The rural roadway narrows to a single lane in sections as it twists through the steep-sided gorge. There are blind corners and it’s necessary to get down almost to walking pace if you want to avoid a head-on collision.
While overall traffic in the gorge is light compared to urban Wellington roads, the road is an important connection between the Makara area and the city – and it’s popular at weekends and during the summer as cyclists do the Makara ‘loop’ and people head to the coast.
The Ohariu Stream runs through the western end of the gorge. During good weather it is benign – but any time it rains heavily for more than a few hours then the stream can become a raging torrent.
That’s why the Council’s spending $400,000 on the latest project to flood-proof the gorge roadway. Our Structures Engineer, Apollo Geneta, says contractor 1Geo Ltd has been working since September to build a timber retaining wall, supported by steel poles, below a close to 100-metre section of the roadway to protect it from the stream in flood.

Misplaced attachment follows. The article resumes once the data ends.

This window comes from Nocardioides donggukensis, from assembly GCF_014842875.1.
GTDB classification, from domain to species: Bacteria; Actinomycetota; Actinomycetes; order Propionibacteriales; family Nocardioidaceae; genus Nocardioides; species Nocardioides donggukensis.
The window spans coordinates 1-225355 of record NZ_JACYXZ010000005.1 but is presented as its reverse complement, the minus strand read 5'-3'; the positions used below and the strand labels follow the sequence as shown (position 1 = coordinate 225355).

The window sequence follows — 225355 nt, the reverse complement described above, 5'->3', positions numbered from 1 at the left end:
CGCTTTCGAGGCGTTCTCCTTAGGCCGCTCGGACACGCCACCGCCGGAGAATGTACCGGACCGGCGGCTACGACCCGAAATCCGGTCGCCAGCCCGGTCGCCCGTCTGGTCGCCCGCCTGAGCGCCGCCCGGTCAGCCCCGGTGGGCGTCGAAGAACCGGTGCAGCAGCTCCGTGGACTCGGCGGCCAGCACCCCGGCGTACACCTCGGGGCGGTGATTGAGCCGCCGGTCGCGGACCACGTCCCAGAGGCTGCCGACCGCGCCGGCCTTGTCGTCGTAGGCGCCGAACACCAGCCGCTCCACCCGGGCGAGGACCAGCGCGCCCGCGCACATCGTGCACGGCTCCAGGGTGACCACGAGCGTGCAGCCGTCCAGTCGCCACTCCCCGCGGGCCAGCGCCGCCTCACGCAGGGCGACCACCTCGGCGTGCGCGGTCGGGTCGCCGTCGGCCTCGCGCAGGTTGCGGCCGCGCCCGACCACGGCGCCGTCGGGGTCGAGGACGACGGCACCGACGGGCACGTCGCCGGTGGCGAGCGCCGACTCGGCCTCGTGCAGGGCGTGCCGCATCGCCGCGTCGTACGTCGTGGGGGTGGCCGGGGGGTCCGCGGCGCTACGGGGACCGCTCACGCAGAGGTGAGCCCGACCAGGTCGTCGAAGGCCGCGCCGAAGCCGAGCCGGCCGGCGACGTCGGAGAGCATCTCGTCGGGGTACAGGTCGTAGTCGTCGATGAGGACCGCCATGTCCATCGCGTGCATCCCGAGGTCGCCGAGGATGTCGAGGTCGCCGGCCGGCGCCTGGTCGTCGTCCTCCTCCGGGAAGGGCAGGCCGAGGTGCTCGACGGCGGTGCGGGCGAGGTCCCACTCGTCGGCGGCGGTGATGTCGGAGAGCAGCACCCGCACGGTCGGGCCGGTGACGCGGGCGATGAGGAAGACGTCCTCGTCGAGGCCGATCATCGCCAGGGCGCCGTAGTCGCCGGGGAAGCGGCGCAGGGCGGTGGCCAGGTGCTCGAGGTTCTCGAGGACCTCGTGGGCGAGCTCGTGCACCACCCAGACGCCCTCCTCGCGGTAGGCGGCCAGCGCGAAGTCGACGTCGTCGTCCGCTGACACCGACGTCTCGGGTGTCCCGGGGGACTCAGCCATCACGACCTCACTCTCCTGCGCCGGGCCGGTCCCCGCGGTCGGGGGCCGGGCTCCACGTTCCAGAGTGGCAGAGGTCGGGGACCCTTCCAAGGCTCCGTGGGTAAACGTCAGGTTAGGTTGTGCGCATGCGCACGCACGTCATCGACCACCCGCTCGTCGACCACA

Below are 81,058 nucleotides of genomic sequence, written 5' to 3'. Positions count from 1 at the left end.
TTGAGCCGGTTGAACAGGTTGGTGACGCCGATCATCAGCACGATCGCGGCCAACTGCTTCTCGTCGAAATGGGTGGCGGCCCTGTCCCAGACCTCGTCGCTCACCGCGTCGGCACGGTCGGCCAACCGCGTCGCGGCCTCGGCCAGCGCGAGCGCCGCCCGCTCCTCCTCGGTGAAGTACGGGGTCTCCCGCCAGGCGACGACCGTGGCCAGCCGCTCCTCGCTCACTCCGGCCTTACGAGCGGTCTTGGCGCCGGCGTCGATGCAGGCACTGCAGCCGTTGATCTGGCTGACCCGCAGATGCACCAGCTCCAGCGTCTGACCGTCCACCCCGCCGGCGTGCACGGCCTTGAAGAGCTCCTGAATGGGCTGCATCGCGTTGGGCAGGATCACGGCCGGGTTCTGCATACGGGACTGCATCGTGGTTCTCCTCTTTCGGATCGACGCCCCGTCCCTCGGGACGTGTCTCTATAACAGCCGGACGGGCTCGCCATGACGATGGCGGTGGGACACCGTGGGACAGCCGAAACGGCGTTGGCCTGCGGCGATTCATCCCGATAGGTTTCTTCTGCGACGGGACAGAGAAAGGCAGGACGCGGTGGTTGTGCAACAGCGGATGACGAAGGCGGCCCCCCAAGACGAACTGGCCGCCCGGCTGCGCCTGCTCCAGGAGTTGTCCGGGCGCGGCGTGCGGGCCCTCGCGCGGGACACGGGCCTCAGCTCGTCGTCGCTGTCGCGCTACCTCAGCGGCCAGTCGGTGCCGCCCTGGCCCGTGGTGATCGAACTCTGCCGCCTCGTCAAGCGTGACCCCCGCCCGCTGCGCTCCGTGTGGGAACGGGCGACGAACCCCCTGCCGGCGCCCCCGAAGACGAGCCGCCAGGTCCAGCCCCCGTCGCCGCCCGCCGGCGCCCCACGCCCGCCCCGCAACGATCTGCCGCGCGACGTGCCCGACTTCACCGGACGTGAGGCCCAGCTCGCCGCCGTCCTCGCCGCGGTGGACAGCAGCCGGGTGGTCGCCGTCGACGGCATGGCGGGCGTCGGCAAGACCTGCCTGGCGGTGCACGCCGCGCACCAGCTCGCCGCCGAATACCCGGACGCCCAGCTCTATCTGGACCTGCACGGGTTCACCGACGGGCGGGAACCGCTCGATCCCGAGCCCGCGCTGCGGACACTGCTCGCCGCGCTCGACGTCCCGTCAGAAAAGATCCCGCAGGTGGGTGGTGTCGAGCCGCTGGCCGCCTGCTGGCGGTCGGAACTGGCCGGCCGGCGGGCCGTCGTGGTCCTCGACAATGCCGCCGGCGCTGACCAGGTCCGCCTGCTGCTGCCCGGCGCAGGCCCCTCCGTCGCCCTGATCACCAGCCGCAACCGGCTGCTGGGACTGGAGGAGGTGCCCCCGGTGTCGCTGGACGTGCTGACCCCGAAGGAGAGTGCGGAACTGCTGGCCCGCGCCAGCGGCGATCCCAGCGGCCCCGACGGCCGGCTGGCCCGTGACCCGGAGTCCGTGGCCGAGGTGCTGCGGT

The company is also placing three areas of rip rap (rock barriers), also to prevent floodwaters from washing the road away.
Apollo says the roadway from Ohariu Valley to Makara Village presents challenges due to the rugged terrain and the proximity to flood-prone streams – which is why the Council keeps a close watch on the area.
And while we’re investing to stop the roads being swept away by floods, Apollo says motorists will still have to take extra care when negotiating Takarau Gorge.
“While it’d be nice to have two lanes through there, and nice gentle curves, it won’t be happening any time soon. We have to prioritise our budgets for busier roads – and quite a lot of people like the challenge of negotiating the gorge.”
Work on the latest Takarau Gorge project is expected to be finished before Christmas – weather permitting.